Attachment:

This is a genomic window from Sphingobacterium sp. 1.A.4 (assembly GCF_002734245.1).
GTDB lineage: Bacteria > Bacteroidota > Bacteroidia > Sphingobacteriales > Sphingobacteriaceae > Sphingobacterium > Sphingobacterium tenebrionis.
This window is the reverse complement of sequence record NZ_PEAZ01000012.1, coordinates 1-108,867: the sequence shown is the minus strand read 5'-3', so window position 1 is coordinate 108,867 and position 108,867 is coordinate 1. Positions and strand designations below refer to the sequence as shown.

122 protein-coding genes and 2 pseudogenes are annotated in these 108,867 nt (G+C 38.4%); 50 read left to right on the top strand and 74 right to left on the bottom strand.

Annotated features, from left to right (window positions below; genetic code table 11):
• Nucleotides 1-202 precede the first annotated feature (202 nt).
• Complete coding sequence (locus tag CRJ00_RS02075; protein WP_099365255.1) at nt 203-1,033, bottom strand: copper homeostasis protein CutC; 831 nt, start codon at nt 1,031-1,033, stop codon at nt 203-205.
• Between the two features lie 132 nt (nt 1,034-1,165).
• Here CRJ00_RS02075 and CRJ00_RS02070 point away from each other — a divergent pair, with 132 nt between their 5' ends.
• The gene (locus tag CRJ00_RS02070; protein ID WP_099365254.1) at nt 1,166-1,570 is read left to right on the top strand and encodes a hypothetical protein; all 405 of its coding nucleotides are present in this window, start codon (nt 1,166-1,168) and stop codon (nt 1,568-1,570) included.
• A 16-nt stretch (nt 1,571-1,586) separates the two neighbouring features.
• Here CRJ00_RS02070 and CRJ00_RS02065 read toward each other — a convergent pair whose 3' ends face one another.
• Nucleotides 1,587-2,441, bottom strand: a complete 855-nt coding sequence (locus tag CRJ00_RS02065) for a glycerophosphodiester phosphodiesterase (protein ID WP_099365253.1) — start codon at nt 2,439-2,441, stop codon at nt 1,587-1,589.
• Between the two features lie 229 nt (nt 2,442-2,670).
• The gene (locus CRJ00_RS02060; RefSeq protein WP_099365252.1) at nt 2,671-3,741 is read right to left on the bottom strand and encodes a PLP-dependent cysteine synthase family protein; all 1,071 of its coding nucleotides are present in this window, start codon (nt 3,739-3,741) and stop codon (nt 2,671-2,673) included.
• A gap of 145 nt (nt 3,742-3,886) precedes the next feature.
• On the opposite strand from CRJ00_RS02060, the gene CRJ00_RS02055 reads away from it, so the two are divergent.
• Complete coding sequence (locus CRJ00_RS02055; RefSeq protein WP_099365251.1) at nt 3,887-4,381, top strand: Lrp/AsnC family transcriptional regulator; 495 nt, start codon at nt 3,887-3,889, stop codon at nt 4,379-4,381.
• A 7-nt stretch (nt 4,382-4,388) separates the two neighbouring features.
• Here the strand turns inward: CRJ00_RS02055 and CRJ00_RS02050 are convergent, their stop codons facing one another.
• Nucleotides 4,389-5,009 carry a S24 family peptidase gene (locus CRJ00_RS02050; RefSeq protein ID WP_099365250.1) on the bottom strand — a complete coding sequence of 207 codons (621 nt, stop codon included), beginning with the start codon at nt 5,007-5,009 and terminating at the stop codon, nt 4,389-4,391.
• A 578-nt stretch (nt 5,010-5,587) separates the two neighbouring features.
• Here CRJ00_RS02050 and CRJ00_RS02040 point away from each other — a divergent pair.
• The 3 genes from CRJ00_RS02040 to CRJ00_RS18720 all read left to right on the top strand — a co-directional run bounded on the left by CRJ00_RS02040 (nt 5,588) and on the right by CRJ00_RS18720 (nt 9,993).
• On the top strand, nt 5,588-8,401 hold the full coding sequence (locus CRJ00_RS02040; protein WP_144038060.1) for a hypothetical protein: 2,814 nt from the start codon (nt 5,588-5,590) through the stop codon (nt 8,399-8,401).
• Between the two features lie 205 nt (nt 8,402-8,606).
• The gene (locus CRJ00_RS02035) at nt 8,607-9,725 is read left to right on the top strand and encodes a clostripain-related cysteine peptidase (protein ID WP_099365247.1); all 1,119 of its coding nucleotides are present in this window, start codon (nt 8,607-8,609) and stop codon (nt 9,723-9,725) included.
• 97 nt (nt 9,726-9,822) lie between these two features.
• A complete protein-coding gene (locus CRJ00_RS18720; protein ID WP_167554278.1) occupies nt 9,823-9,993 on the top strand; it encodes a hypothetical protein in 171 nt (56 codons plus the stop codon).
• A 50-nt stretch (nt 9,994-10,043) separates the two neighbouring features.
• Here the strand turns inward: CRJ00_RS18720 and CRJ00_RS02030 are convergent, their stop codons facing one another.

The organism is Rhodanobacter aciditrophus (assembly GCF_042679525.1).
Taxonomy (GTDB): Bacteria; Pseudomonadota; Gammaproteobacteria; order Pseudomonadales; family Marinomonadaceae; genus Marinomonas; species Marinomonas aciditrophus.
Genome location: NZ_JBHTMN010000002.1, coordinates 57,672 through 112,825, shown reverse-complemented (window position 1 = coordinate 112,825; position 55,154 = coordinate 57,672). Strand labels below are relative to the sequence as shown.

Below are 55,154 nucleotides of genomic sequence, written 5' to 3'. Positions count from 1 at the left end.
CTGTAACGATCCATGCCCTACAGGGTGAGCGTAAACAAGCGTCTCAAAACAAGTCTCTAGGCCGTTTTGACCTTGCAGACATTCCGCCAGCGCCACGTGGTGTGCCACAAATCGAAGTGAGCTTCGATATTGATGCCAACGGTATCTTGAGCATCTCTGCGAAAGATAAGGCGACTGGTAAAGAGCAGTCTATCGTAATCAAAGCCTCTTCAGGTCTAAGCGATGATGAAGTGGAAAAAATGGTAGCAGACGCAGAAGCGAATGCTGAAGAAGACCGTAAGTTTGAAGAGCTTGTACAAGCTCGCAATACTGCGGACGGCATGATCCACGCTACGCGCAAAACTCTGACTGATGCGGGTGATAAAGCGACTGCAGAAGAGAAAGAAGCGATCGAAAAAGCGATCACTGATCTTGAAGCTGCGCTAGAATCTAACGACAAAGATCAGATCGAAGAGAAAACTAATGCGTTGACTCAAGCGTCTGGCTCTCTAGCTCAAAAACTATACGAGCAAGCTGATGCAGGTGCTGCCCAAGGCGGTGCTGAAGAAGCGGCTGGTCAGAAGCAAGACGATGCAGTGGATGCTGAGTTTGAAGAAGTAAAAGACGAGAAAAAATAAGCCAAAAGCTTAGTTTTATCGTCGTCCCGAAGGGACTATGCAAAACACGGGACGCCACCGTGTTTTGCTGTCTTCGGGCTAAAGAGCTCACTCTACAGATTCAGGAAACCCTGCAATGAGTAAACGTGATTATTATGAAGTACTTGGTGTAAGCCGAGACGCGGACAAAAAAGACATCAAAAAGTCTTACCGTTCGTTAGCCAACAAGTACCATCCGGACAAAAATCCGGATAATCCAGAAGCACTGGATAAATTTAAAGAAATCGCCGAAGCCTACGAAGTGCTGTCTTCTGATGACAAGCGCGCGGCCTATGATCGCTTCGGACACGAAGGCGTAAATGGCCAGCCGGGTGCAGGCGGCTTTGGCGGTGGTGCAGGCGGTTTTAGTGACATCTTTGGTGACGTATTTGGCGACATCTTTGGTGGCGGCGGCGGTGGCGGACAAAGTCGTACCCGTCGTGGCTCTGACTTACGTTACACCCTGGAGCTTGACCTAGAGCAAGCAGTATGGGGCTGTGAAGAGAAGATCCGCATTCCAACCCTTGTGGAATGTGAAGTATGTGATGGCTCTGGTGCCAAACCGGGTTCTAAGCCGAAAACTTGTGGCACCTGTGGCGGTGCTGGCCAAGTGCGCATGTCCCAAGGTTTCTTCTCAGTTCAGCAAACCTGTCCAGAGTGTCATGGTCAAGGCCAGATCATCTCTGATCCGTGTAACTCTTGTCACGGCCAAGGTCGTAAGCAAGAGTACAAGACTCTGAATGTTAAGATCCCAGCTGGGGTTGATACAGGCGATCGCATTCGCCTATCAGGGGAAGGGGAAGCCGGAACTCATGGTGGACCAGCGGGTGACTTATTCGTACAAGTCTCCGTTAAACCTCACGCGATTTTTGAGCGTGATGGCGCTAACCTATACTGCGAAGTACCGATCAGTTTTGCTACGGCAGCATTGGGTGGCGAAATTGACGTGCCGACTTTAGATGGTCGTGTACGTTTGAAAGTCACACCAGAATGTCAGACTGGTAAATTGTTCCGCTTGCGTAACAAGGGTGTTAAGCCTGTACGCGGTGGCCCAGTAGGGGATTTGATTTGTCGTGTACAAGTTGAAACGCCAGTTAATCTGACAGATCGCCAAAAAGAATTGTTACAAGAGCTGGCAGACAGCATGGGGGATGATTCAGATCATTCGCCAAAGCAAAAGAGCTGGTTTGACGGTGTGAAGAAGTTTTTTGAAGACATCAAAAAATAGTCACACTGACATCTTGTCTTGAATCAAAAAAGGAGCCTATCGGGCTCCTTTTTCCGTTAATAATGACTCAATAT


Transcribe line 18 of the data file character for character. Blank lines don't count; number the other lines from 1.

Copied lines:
• Complete coding sequence (locus CRJ00_RS02055; RefSeq protein WP_099365251.1) at nt 3,887-4,381, top strand: Lrp/AsnC family transcriptional regulator; 495 nt, start codon at nt 3,887-3,889, stop codon at nt 4,379-4,381.